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By Frank Barning
My love of baseball started in 1952 as a 10-year old. My mother and I would watch Brooklyn Dodgers games on WOR, Channel 9 in New York. She hadn't been a fan but somehow we developed something we could share.
Her father, Walter Maunton, had died in the 1918 influenza pandemic. The same month, October of that year, his sister Lulu was taken by that ravishing illness. As many as 100 million people were killed world wide. Mother was two-years old at the time and my grandmother was left with three children.
Walter Maunton was a sign painter in Brooklyn. I remember being told that he knew the owner of the Brooklyn Dodgers, Charles Hercules Ebbets, who built Ebbets Field. Construction began in 1912 and the first game was played in 1913.
My grandfather painted some of the signs at Ebbets Field, I was told. I know very little else about the man and only one photo of him, that I know of, remains. It was pasted in my baby book. When my mother was in ill health in her late 80s, she looked forward to dying "So I can be with daddy again."
It must have been the family connection to Charles Ebbets and his ballpark that made us Dodgers fans. At the time, there were three baseball teams in the New York metropolitan area, and if you followed the game, you had to choose a team.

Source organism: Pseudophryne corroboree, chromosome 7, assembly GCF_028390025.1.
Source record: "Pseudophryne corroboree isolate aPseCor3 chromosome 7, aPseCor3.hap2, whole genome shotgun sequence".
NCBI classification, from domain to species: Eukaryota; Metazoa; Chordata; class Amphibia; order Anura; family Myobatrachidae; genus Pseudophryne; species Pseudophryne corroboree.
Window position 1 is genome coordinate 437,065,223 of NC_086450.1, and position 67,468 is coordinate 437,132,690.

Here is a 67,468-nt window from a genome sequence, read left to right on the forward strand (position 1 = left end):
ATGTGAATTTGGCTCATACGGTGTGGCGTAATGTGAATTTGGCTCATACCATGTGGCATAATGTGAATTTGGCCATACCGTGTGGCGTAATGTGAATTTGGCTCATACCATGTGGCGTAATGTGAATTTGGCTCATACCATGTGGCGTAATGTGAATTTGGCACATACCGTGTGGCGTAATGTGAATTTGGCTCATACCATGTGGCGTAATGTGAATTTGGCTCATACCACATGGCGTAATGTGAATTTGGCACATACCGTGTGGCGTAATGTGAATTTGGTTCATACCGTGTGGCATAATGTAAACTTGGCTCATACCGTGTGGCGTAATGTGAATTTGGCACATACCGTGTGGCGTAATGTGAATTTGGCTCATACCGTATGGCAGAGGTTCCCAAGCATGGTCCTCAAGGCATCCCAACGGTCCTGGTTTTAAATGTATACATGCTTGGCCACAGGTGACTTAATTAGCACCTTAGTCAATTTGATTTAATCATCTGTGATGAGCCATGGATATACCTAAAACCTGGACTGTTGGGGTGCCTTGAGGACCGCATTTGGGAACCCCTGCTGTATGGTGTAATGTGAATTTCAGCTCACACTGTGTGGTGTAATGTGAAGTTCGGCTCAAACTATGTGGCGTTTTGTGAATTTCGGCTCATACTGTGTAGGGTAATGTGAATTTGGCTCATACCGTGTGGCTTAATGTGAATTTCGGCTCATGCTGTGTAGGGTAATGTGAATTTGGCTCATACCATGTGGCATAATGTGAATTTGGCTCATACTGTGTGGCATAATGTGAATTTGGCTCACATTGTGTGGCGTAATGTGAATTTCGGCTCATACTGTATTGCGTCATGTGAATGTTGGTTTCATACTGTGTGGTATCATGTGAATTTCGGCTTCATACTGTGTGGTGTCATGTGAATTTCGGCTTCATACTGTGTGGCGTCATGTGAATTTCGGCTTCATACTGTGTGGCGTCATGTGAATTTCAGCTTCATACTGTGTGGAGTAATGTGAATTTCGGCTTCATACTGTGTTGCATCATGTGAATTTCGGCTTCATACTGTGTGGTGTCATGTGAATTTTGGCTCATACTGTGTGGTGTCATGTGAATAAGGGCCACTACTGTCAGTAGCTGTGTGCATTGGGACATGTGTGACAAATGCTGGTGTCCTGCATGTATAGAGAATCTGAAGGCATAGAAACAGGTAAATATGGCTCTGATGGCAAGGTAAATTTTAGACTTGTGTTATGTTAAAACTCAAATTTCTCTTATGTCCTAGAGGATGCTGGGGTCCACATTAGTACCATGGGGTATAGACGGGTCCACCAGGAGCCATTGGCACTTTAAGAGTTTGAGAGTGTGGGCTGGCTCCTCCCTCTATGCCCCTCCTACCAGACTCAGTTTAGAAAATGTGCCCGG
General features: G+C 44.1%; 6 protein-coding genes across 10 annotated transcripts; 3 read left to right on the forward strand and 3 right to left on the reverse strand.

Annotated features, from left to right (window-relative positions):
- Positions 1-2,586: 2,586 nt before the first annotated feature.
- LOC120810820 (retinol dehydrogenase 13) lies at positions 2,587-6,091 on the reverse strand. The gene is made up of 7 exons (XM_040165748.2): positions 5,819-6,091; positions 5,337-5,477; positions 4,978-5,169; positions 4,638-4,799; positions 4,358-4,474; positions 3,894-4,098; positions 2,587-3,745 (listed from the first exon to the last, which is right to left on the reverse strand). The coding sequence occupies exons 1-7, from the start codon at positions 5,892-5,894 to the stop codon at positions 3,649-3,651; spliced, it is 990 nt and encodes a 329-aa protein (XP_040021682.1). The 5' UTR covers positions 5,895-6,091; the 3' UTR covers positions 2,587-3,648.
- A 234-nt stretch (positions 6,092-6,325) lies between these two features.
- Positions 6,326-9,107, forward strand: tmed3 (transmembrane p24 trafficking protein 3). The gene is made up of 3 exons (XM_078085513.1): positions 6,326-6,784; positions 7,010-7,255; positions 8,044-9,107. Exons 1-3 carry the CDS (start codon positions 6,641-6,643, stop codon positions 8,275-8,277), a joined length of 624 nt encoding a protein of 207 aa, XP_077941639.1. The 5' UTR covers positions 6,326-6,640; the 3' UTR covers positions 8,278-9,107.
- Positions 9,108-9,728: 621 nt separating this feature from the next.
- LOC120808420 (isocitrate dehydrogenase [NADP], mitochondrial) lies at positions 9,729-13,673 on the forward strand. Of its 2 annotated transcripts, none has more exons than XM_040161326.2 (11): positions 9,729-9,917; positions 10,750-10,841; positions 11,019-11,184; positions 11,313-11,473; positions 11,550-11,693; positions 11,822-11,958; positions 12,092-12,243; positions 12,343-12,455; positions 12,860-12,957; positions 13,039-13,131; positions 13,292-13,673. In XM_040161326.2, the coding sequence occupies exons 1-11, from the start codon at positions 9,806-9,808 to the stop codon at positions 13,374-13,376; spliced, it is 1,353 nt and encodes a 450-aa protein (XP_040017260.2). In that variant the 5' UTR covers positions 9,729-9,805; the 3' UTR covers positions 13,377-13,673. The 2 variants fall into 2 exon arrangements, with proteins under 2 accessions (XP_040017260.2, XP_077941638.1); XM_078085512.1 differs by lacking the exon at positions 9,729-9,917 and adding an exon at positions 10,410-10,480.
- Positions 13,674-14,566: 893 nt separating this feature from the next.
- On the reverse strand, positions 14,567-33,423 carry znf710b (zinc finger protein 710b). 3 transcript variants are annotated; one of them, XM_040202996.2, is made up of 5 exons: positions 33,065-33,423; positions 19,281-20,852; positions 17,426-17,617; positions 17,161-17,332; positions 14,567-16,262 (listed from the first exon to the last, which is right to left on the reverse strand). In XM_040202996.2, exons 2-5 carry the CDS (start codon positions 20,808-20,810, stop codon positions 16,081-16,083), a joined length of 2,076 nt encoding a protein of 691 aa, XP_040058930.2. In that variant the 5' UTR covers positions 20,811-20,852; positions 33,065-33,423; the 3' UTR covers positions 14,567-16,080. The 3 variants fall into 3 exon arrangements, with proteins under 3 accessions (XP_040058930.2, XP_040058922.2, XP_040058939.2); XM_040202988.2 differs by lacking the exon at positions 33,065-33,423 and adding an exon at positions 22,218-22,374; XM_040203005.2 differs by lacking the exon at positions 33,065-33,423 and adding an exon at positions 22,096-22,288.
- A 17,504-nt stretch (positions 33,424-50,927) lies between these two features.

I remember a game we attended at Ebbets Field in 1955. It was a hot, humid night and sitting next to my mother was a rather large African-American woman who vociferously loved her Dodgers and especially its Black players. When Jackie Robinson or Roy Campanella came to bat, she was in her glory. Junior Gilliam was one of her favorites and kept referring to the young player as "honey".
My mother had grown up in a practically all white world. She was out of her element and went out of her way to cheer for her very friendly neighbor's heroes. She did not feel threatened but was more than a bit intimidated. This was a new experience.
The new experience heightened late in the game on this humid evening. Her neighbor was wearing a short-sleeved dress and was perspiring profusely. Much to my prim-and-proper mother's discomfort, Junior Gilliam's fan whipped out a huge handkerchief and started mopping her armpits. The look on mom's face was priceless, somewhere between shock and horror.
After completing her underarm drying effort, the neighbor unfolded the damp handkerchief and spread it over her lap with more than a little to spare for mom's right leg. Well, I thought mother would pass out on the spot. Bravely she kept a stiff upper lip and did not complain. However, she gave me a furtive glance that expressed her true feelings.
My mother survived and pleasantly joked about the handkerchief incident as dad drove us home to Levittown in our 1949 Plymouth. And from then on, Junior Gilliam became one of her favorite players. "Come on Junior honey," she would yell at the black and white Admiral television screen, when No. 19 strolled to home plate.